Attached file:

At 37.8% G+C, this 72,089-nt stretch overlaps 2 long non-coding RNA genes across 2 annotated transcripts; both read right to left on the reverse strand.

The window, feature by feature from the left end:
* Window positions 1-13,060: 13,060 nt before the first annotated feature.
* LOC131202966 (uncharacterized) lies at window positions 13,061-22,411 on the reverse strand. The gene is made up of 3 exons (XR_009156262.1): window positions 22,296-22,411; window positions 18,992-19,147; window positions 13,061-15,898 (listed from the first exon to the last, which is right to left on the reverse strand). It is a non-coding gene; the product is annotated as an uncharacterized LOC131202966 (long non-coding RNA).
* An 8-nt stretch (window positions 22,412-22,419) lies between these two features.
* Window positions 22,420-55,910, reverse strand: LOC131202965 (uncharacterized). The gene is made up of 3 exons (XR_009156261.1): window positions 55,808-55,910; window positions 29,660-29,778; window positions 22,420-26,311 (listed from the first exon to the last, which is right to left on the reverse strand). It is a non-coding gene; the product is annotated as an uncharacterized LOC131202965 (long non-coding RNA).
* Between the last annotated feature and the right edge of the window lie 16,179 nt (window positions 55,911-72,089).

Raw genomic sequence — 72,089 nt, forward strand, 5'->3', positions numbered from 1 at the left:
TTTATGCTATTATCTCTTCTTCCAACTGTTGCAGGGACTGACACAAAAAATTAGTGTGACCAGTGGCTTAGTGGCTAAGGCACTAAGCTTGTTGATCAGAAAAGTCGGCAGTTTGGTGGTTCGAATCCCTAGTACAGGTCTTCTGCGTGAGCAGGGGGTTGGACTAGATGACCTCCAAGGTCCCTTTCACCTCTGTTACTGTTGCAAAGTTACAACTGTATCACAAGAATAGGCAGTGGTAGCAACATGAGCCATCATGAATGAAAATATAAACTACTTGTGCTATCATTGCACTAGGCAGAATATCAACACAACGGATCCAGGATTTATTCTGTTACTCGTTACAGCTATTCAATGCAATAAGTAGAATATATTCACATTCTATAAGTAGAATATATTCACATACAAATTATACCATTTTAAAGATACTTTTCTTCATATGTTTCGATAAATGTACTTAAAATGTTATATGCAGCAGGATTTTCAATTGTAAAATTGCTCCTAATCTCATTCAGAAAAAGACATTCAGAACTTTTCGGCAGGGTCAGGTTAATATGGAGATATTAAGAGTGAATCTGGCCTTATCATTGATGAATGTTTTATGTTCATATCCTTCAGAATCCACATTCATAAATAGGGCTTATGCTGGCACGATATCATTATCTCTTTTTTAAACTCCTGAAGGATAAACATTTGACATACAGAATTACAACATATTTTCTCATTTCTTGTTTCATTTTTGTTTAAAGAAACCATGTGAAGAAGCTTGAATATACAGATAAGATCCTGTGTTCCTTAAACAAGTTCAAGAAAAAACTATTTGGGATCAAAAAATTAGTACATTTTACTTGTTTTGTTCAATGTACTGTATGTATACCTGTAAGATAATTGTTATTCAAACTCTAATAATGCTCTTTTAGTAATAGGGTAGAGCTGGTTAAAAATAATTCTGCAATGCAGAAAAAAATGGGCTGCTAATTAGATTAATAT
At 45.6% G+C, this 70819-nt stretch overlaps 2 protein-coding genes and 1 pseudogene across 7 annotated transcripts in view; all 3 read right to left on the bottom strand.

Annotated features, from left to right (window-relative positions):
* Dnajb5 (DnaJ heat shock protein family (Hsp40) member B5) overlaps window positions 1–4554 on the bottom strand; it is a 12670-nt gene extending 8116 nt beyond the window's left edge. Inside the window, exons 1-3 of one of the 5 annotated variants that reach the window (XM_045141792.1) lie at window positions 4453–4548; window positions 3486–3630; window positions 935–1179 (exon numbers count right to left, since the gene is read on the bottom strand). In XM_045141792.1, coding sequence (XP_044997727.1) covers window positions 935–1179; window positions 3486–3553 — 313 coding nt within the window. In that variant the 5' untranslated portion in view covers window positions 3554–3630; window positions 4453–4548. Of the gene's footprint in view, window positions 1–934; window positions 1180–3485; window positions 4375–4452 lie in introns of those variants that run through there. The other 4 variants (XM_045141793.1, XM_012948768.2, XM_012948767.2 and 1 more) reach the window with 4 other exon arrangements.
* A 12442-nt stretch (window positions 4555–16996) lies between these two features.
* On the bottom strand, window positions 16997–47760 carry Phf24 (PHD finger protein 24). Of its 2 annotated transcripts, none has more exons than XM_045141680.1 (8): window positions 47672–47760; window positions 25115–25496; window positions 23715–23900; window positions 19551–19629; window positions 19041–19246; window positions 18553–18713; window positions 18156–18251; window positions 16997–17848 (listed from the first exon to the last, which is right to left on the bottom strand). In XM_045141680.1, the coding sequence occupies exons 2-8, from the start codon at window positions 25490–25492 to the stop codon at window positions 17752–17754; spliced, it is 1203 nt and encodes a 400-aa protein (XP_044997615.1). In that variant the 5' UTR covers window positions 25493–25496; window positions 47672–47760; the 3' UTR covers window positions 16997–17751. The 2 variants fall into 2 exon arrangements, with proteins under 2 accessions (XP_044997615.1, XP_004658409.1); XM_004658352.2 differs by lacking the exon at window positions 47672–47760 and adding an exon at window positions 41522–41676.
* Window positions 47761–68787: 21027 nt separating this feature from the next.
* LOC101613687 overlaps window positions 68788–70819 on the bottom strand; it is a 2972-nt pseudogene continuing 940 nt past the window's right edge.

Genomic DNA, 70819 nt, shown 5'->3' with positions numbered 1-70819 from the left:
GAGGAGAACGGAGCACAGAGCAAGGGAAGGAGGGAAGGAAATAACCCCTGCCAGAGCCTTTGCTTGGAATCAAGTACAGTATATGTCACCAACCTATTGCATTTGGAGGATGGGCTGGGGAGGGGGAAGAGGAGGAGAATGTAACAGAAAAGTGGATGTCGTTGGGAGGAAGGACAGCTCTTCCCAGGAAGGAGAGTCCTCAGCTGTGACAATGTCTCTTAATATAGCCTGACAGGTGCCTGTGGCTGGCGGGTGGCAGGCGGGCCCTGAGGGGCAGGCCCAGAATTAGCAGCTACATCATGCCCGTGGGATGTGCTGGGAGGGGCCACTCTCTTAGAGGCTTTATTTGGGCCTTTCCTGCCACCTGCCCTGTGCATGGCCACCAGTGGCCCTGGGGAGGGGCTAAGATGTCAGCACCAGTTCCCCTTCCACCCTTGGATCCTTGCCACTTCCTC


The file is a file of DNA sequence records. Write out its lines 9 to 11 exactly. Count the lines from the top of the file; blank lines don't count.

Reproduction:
TTTATGCTATTATCTCTTCTTCCAACTGTTGCAGGGACTGACACAAAAAATTAGTGTGACCAGTGGCTTAGTGGCTAAGGCACTAAGCTTGTTGATCAGAAAAGTCGGCAGTTTGGTGGTTCGAATCCCTAGTACAGGTCTTCTGCGTGAGCAGGGGGTTGGACTAGATGACCTCCAAGGTCCCTTTCACCTCTGTTACTGTTGCAAAGTTACAACTGTATCACAAGAATAGGCAGTGGTAGCAACATGAGCCATCATGAATGAAAATATAAACTACTTGTGCTATCATTGCACTAGGCAGAATATCAACACAACGGATCCAGGATTTATTCTGTTACTCGTTACAGCTATTCAATGCAATAAGTAGAATATATTCACATTCTATAAGTAGAATATATTCACATACAAATTATACCATTTTAAAGATACTTTTCTTCATATGTTTCGATAAATGTACTTAAAATGTTATATGCAGCAGGATTTTCAATTGTAAAATTGCTCCTAATCTCATTCAGAAAAAGACATTCAGAACTTTTCGGCAGGGTCAGGTTAATATGGAGATATTAAGAGTGAATCTGGCCTTATCATTGATGAATGTTTTATGTTCATATCCTTCAGAATCCACATTCATAAATAGGGCTTATGCTGGCACGATATCATTATCTCTTTTTTAAACTCCTGAAGGATAAACATTTGACATACAGAATTACAACATATTTTCTCATTTCTTGTTTCATTTTTGTTTAAAGAAACCATGTGAAGAAGCTTGAATATACAGATAAGATCCTGTGTTCCTTAAACAAGTTCAAGAAAAAACTATTTGGGATCAAAAAATTAGTACATTTTACTTGTTTTGTTCAATGTACTGTATGTATACCTGTAAGATAATTGTTATTCAAACTCTAATAATGCTCTTTTAGTAATAGGGTAGAGCTGGTTAAAAATAATTCTGCAATGCAGAAAAAAATGGGCTGCTAATTAGATTAATAT
At 45.6% G+C, this 70819-nt stretch overlaps 2 protein-coding genes and 1 pseudogene across 7 annotated transcripts in view; all 3 read right to left on the bottom strand.

Annotated features, from left to right (window-relative positions):